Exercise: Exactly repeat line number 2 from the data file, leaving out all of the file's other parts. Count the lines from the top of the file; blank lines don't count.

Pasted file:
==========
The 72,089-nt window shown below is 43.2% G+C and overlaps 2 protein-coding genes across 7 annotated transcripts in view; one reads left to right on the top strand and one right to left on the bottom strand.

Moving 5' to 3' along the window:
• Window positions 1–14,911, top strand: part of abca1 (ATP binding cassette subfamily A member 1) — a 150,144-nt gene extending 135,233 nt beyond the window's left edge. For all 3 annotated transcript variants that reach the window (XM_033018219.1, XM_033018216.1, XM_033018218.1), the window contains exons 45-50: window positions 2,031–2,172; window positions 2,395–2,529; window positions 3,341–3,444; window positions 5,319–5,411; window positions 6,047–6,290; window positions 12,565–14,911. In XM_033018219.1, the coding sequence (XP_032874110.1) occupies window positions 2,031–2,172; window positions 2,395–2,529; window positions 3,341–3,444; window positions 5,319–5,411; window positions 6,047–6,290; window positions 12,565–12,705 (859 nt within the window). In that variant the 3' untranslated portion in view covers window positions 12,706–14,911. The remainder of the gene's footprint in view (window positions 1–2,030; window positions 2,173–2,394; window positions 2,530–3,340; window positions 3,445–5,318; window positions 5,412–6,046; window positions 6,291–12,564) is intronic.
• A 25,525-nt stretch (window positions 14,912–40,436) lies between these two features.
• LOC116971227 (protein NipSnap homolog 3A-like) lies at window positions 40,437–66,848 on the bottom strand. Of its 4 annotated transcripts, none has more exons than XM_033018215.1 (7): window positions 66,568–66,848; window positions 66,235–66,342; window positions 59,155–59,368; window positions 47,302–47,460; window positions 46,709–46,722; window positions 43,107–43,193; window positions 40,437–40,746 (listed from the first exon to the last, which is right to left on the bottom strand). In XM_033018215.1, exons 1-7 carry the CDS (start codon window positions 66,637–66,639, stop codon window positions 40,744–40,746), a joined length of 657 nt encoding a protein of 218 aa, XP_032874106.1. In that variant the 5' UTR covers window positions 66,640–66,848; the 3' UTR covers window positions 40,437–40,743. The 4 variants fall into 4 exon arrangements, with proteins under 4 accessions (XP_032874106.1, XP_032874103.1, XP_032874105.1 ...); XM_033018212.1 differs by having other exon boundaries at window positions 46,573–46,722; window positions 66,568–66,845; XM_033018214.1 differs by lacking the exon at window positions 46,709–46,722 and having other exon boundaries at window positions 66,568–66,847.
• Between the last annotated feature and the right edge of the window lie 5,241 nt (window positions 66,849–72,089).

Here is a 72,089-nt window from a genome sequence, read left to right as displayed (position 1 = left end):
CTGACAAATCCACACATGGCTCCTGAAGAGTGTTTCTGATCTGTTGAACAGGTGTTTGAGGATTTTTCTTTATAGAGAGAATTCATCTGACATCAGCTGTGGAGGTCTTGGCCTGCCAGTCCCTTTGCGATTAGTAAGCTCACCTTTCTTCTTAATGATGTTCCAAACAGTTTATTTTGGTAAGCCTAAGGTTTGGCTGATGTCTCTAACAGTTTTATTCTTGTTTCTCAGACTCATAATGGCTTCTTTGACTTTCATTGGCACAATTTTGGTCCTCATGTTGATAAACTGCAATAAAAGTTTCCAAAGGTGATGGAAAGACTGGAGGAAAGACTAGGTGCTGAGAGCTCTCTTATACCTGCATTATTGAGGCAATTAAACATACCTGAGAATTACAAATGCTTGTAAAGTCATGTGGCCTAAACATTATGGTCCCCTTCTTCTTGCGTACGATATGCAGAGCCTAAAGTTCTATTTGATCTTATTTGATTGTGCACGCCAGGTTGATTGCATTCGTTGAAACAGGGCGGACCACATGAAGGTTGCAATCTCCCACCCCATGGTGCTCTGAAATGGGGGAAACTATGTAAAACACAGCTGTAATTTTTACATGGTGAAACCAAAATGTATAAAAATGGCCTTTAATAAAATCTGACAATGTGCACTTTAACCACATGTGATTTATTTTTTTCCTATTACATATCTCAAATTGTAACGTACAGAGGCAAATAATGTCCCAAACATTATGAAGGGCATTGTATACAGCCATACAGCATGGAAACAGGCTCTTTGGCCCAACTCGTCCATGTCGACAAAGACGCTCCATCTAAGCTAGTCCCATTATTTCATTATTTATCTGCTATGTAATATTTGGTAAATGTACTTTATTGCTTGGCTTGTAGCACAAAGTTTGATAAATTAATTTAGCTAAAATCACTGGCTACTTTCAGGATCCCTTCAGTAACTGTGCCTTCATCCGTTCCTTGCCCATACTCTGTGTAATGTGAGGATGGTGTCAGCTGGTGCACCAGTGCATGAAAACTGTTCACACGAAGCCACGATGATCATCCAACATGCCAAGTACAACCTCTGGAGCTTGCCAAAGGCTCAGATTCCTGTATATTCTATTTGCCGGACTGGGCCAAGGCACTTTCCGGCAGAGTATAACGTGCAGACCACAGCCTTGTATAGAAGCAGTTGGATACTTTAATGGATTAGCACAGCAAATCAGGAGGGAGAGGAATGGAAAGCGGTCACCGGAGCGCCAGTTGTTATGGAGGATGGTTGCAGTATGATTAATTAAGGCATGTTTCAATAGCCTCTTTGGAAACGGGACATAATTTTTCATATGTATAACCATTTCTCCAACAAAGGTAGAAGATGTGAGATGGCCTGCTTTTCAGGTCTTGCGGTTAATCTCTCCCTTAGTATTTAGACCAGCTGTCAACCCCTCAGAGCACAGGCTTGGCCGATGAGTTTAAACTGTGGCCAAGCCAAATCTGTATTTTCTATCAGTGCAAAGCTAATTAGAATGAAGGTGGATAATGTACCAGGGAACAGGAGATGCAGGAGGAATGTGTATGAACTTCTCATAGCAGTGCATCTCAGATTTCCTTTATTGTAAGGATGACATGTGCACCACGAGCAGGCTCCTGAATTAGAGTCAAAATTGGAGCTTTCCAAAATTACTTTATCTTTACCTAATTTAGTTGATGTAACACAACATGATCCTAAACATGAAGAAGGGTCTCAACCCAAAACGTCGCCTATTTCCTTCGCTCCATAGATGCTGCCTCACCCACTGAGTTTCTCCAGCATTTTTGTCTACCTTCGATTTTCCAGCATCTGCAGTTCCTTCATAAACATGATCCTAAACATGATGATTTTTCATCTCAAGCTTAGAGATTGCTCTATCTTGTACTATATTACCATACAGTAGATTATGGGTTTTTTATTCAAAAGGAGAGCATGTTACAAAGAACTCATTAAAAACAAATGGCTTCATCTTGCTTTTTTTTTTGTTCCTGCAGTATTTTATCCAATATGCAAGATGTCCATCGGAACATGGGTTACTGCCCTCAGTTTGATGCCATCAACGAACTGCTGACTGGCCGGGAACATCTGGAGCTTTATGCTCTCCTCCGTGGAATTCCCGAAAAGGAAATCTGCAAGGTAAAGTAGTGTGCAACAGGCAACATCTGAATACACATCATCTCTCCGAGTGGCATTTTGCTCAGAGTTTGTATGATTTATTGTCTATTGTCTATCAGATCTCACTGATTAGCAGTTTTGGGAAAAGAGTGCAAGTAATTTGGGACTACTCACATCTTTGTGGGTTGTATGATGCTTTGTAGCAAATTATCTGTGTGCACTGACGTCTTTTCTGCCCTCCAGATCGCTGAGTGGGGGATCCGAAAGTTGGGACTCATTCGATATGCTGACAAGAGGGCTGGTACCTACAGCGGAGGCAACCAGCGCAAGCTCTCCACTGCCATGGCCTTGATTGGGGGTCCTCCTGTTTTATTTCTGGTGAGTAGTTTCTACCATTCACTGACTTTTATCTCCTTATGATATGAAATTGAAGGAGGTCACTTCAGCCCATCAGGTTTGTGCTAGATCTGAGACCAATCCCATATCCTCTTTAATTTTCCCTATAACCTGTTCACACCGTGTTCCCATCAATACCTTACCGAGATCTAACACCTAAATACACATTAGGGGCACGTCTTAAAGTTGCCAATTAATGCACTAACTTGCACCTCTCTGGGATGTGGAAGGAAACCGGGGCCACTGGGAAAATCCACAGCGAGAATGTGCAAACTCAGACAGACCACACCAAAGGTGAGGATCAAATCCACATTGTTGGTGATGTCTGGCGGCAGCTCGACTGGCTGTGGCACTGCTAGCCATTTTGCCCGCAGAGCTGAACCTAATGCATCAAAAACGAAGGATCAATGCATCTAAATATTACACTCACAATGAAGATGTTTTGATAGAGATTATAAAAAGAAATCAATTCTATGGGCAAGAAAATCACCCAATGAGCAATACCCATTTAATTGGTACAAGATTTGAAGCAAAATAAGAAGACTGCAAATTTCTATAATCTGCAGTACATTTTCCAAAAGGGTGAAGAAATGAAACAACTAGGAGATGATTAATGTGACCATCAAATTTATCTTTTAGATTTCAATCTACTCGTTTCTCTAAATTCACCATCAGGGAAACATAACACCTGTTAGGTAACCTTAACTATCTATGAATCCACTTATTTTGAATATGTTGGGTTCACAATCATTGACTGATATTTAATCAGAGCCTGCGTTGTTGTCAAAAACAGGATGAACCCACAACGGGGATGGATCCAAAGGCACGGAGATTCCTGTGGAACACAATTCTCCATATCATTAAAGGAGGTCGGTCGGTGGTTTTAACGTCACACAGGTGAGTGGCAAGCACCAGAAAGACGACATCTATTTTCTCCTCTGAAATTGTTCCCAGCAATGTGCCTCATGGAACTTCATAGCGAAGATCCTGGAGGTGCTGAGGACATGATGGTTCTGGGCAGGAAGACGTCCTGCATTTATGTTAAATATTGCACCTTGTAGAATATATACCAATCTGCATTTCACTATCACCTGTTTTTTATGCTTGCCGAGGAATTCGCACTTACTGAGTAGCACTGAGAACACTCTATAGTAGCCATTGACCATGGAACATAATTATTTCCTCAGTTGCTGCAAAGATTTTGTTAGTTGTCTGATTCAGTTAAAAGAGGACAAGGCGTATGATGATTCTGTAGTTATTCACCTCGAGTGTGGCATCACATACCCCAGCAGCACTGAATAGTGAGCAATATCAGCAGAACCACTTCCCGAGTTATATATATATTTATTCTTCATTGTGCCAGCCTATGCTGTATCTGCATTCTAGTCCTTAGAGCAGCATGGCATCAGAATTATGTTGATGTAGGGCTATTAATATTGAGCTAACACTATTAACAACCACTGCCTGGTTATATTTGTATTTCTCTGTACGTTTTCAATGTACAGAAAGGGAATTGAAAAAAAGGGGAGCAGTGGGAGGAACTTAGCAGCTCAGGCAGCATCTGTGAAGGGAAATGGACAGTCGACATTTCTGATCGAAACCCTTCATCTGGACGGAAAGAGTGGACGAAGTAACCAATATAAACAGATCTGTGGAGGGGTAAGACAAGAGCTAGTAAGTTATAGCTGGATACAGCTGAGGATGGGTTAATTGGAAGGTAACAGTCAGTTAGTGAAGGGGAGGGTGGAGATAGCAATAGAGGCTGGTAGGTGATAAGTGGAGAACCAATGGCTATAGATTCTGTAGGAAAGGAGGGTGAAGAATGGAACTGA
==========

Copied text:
Moving 5' to 3' along the window: